Saturday, April 28, 2012

Why CEOs shouldn't run countries - or the world

Apr 25, 2012
by Simon Kuper

Just before the United States invaded Iraq in 2003, I was debating the matter with a friend, a multi-millionaire entrepreneur.

"Of course we should invade," he said. "The Middle East can't get any worse, so if you change something, it's bound to get better."

I don't know what surprised me more: The weirdness of his argument or his certainty in expressing it. He was suffering from what I now know as the "CEO fallacy": The belief that if you have run a successful company, you can run a country.

Mr Mitt Romney's campaign for US President rests on the CEO fallacy. As he says: "Other people in this race have debated about the economy ... but I've actually been in it."

The CEO fallacy is a fallacy. To quote Mr Larry Summers, former adviser to President Barack Obama, now professor at Harvard's Kennedy School: "The idea that you can extrapolate from the one-business level to the national economy seems to me a profound confusion."

The CEO fallacy goes like this: Successful business people ran tight ships and made money. We, the country, want to run a tight ship and make money. Business types know how and so they should rule.

It's why early admirers of Mr George W Bush's administration called it "the CEO presidency". The UK government wouldn't have let a professor of mediaeval literature review the oil sector, but it got Mr John Browne, former head of BP, to review British higher education.

In the CEO fallacy, the chief executive typically presents a selective biography in which he pulled himself up by the bootstraps in a perfectly free market, something more people could do if only "government would get out of the way".

The CEO fallacy is relatively new. For centuries, soldiers and clergymen ran states.

Perhaps the shift began in 1974, when an obscure gathering of business types in Davos, the European Management Forum, first invited some politicians. Gradually, in the Reagan-Thatcher era, business became redefined as "the real world". Davos is now where CEOs tell politicians how to run the world.

But the politicians should be careful. A company isn't like an economy. Mr Stefan Szymanski, my economics guru at the University of Michigan, says: "Most economists would be pretty adamant that that is a poor analogy."

The analogy fails for many reasons but, above all, running an economy - let alone a country - is of a different order of complexity to running a firm. A CEO typically only has one target: To make a profit. A President has many targets.

Complexity researcher Vince Darley adds: "Running most companies, you are trying to do one thing extremely well. You've got one main product or one main customer base. An economy is much more intricate. You're looking to do hundreds of things, some of them conflicting."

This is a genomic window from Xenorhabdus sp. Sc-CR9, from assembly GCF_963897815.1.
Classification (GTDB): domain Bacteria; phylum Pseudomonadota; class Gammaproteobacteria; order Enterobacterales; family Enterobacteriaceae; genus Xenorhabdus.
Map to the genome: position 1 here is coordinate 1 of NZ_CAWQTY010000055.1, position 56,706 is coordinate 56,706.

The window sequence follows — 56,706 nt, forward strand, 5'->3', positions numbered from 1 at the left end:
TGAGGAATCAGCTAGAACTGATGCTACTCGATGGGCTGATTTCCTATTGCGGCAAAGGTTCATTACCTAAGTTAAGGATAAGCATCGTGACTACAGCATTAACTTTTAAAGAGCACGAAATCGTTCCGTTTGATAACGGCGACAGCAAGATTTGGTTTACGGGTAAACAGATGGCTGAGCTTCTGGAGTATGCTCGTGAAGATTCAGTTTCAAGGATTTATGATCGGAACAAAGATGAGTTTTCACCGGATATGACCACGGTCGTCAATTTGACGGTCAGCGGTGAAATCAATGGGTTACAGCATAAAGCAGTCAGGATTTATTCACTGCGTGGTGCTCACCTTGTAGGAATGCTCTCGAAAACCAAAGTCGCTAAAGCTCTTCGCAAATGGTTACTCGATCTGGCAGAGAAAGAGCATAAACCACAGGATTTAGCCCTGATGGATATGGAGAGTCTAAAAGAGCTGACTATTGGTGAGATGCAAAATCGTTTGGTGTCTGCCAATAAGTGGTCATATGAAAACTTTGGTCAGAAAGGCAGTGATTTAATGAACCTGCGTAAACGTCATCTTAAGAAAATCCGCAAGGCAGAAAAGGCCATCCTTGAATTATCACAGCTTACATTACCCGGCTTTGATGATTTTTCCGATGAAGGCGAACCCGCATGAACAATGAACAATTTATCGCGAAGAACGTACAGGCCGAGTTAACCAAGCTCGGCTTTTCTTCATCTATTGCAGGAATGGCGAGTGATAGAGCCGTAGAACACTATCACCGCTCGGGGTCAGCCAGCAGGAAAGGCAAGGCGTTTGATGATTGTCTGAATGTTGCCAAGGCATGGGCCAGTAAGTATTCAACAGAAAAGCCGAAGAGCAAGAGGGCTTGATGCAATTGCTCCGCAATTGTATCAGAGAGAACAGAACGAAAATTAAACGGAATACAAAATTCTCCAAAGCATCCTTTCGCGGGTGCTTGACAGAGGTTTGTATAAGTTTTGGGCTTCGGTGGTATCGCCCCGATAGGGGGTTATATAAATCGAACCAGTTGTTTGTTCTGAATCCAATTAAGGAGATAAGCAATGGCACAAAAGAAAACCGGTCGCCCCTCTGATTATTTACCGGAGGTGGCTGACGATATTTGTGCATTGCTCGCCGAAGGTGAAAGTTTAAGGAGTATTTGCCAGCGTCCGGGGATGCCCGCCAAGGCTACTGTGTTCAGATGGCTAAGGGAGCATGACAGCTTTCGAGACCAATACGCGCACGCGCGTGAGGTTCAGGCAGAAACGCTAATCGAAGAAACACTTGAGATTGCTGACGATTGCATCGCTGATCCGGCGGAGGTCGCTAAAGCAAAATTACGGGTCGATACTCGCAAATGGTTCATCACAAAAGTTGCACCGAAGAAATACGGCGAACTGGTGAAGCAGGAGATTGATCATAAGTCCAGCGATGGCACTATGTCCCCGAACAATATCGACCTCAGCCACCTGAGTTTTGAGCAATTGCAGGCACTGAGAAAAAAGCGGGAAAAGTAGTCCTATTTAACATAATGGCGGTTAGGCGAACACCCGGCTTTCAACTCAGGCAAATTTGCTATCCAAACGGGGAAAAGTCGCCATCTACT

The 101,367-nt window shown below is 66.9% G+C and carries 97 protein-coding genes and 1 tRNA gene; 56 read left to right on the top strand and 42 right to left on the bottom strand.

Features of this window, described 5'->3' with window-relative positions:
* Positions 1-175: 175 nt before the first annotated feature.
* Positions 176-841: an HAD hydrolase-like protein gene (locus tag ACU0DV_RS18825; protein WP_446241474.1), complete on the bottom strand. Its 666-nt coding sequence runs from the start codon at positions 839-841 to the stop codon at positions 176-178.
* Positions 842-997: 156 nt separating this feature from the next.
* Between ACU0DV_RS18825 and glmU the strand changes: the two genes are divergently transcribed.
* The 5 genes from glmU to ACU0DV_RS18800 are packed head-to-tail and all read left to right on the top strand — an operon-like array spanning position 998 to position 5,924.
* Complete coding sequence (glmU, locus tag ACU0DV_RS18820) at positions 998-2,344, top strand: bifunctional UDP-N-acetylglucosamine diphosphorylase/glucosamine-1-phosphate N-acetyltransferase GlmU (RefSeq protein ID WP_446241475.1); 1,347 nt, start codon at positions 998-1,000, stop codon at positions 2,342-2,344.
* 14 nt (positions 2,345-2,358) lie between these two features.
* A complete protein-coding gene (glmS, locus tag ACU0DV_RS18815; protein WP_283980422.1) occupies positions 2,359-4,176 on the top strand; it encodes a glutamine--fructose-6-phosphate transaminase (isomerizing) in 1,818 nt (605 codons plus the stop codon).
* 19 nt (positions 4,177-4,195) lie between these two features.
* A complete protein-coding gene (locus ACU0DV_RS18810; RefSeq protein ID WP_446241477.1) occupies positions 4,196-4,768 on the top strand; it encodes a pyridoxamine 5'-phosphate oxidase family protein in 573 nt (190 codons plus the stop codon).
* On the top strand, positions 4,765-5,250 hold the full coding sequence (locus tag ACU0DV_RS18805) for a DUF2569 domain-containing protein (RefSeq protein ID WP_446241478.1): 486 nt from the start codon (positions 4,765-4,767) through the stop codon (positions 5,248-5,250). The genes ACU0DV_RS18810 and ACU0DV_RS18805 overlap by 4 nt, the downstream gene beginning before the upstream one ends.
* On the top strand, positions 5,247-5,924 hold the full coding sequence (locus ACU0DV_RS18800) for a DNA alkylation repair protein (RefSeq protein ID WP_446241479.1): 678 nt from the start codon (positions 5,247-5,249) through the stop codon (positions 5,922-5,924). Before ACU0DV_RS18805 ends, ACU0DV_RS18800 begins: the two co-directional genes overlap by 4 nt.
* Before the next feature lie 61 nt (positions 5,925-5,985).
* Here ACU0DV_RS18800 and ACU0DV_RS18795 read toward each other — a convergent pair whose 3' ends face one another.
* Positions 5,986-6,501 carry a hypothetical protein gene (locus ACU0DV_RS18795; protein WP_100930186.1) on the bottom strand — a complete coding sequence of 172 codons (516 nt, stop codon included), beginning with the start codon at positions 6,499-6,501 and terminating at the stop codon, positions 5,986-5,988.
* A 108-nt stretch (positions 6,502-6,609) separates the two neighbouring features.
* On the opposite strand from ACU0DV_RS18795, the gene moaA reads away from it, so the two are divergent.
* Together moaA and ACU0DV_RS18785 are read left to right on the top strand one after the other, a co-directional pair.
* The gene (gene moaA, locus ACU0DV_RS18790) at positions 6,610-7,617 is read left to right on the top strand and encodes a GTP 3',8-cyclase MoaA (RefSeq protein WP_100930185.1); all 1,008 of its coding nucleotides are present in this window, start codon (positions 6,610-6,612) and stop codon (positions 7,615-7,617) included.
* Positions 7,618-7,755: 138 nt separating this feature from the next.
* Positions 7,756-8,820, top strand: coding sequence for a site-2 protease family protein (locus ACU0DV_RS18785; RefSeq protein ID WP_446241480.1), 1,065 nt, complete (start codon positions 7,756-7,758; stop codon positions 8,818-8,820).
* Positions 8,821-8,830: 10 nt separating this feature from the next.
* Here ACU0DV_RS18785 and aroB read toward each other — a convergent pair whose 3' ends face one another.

Mr Darley notes that when businesses attempt multiple things, they often fail. That's why conglomerates went out of fashion. Many companies cannot even survive small changes in their one niche.

When Mr Romney ran companies, he cut costs. But as Mr Summers notes, that doesn't work for whole economies. If one firm cuts costs, it benefits. If all firms cut costs, the economy shrinks and nobody benefits.

Could CEOs make governments more efficient? Mr Darley replies: "Companies try to get the best deal, the best bang for the buck, but that's not really what being a President is about. He's the strategic force. Those efficiency skills would be great to have in the middle management of the federal bureaucracy."

Indeed, when successful peanut farmer Jimmy Carter brought his skills to the presidency, he ended up a feared micro-manager who even supervised the schedule for the White House tennis court.

The CEO fallacy is related to the "money fallacy": The notion that life is a race to make money and that rich people, therefore, possess special wisdom.

This was nicely expressed in an argument tossed around during Occupy Wall Street: People with time to protest must be losers whose views didn't matter.

The money fallacy has recently propelled various Goldman Sachs alumni to high public office, from Mr Mario Monti in Italy to Mr Mario Draghi at the European Central Bank and Mr Jon Corzine, the former New Jersey Governor. The collapse of Mr Corzine's MF Global Fund couldn't dent the money fallacy, just as the CEO fallacy has outlived former Prime Minister Silvio Berlusconi's reign in Italy.

In fact, both fallacies have become more popular as voters tire of professional politicians. Oddly, Mr Romney does have relevant experience for the presidency: He was a respected Governor of Massachusetts. But he cannot mention that because he introduced universal healthcare there. Still, given popular confusion, the CEO fallacy might carry him all the way. The Financial Times Limited

Simon Kuper is a columnist with the FT.

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